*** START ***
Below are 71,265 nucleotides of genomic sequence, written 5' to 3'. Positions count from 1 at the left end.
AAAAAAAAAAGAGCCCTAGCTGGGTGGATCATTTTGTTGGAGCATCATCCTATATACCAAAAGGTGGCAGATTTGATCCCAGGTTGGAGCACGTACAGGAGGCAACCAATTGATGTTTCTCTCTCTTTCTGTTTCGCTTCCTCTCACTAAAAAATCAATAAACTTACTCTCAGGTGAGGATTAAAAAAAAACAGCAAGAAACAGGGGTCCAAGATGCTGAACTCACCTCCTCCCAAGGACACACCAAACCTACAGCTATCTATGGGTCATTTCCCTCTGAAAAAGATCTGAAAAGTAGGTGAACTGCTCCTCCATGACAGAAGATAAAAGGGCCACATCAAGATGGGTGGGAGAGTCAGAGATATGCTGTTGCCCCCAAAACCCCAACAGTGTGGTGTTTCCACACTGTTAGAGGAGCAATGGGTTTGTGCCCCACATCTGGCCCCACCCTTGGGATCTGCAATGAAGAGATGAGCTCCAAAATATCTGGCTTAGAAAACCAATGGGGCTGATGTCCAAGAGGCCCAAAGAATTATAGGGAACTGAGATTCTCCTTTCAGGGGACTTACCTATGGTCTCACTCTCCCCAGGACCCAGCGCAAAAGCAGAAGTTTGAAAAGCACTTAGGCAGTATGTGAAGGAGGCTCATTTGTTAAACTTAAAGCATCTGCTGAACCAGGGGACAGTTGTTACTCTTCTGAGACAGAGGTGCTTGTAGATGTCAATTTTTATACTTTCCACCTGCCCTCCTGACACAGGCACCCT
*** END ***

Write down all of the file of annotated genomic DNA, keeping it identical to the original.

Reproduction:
Below are 71,265 nucleotides of genomic sequence, written 5' to 3'. Positions count from 1 at the left end.
AAAAAAAAAAGAGCCCTAGCTGGGTGGATCATTTTGTTGGAGCATCATCCTATATACCAAAAGGTGGCAGATTTGATCCCAGGTTGGAGCACGTACAGGAGGCAACCAATTGATGTTTCTCTCTCTTTCTGTTTCGCTTCCTCTCACTAAAAAATCAATAAACTTACTCTCAGGTGAGGATTAAAAAAAAACAGCAAGAAACAGGGGTCCAAGATGCTGAACTCACCTCCTCCCAAGGACACACCAAACCTACAGCTATCTATGGGTCATTTCCCTCTGAAAAAGATCTGAAAAGTAGGTGAACTGCTCCTCCATGACAGAAGATAAAAGGGCCACATCAAGATGGGTGGGAGAGTCAGAGATATGCTGTTGCCCCCAAAACCCCAACAGTGTGGTGTTTCCACACTGTTAGAGGAGCAATGGGTTTGTGCCCCACATCTGGCCCCACCCTTGGGATCTGCAATGAAGAGATGAGCTCCAAAATATCTGGCTTAGAAAACCAATGGGGCTGATGTCCAAGAGGCCCAAAGAATTATAGGGAACTGAGATTCTCCTTTCAGGGGACTTACCTATGGTCTCACTCTCCCCAGGACCCAGCGCAAAAGCAGAAGTTTGAAAAGCACTTAGGCAGTATGTGAAGGAGGCTCATTTGTTAAACTTAAAGCATCTGCTGAACCAGGGGACAGTTGTTACTCTTCTGAGACAGAGGTGCTTGTAGATGTCAATTTTTATACTTTCCACCTGCCCTCCTGACACAGGCACCCT